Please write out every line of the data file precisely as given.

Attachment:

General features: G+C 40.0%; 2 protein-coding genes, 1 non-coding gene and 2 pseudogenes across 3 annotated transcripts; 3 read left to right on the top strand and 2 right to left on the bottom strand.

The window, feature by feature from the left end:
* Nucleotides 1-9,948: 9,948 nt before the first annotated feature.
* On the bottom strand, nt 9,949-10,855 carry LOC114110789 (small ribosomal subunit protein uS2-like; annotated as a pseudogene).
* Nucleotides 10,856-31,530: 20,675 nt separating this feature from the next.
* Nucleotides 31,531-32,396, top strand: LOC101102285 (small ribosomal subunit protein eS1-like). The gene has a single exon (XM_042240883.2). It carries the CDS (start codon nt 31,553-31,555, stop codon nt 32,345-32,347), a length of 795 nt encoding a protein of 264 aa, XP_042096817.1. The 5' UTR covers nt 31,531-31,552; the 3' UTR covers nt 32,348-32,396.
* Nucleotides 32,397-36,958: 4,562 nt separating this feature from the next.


General features: G+C 40.0%; 2 protein-coding genes, 1 non-coding gene and 2 pseudogenes across 3 annotated transcripts; 3 read left to right on the top strand and 2 right to left on the bottom strand.

The window, feature by feature from the left end:
* Nucleotides 1-9,948: 9,948 nt before the first annotated feature.
* On the bottom strand, nt 9,949-10,855 carry LOC114110789 (small ribosomal subunit protein uS2-like; annotated as a pseudogene).
* Nucleotides 10,856-31,530: 20,675 nt separating this feature from the next.
* Nucleotides 31,531-32,396, top strand: LOC101102285 (small ribosomal subunit protein eS1-like). The gene has a single exon (XM_042240883.2). It carries the CDS (start codon nt 31,553-31,555, stop codon nt 32,345-32,347), a length of 795 nt encoding a protein of 264 aa, XP_042096817.1. The 5' UTR covers nt 31,531-31,552; the 3' UTR covers nt 32,348-32,396.
* Nucleotides 32,397-36,958: 4,562 nt separating this feature from the next.